they  saw  the  table  collapse and  the  fire  spread  through the window they were painting. A group of women were listening  to  Miss  Kentucky Jenna  Day speak  when  the folding table holding catering from Qdoba fell, said Susan West, UK director of sorority and fraternity affairs. As a long line of women filed  out  of  the  classroom building, Carden, Griffin and McDonald  ran  in  carrying the  water  bottles  they  were using to clean out their paintbrushes. “We  did  what  we  could to take care of it. We didn’t really  think,  we  just  did  it,” Carden  said.  “I  don’t  know what made us do that.” The three poured put out much  of  the  fire,  Carden said. An employee from Qdoba pulled the table cloth with the remaining flames outside

PHOTO BY EMILY WUETCHER | STAFF

Capt. Cameron Hudson of the Lexington Fire Department walks by a table in Whitehall after a tablecloth caught fire on Sunday.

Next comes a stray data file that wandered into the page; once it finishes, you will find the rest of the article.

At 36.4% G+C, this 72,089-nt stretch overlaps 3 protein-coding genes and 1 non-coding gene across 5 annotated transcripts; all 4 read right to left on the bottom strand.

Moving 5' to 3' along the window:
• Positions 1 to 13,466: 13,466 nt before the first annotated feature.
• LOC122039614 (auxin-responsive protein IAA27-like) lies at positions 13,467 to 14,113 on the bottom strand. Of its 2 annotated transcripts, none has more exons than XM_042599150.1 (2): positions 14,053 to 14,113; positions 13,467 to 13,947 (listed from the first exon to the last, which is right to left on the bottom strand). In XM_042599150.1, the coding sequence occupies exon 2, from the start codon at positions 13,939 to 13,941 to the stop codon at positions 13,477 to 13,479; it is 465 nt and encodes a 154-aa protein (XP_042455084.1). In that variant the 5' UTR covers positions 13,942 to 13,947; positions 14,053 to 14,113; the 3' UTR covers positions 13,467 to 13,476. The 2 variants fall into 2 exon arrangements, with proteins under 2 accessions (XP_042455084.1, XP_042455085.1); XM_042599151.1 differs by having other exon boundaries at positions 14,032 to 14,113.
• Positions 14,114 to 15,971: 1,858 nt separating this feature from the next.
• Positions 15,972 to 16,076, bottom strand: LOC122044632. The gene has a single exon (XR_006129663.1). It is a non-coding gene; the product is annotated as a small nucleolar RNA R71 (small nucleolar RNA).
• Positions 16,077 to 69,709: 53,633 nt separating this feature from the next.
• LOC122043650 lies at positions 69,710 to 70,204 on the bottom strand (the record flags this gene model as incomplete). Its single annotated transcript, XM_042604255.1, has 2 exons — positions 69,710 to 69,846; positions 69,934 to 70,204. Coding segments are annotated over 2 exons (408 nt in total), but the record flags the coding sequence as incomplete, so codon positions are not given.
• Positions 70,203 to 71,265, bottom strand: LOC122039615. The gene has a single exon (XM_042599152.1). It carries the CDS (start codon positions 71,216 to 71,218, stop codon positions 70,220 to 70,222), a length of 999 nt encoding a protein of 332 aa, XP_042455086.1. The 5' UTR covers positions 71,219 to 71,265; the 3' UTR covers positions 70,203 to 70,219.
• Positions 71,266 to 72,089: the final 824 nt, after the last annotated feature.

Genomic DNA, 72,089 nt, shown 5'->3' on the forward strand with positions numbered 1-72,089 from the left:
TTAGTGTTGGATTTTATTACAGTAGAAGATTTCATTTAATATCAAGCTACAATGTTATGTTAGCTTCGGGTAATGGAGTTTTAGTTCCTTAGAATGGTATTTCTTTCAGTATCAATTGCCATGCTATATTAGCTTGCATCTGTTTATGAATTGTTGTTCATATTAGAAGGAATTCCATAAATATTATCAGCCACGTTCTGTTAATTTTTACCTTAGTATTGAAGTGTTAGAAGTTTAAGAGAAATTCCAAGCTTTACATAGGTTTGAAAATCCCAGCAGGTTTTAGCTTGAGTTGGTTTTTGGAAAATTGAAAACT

and  then  used  a  fire  extinguisher  to  ensure  all  flames were out, Carden said. Lt. Richard Carlin of the Lexington  Fire  Department said the oil in the food warmers caught fire when a table leg  gave  out.  There  was  no real damage.  Firefighters  used  large fans  to  air  out  the  thick smoke  in  the  hallway,  he said. While  the  firefighters

Police investigate dorm fire UK police are investigating a fire on the 14th floor of Blanding  Tower  that  happened around 10:30 p.m. on Friday. A student resident extinguished the fire after discovering a burning poster board near  the  elevator.  The  student  reported  smelling smoke  from  the  elevator hallway,  according  to  a  UK Police  Department  news  release.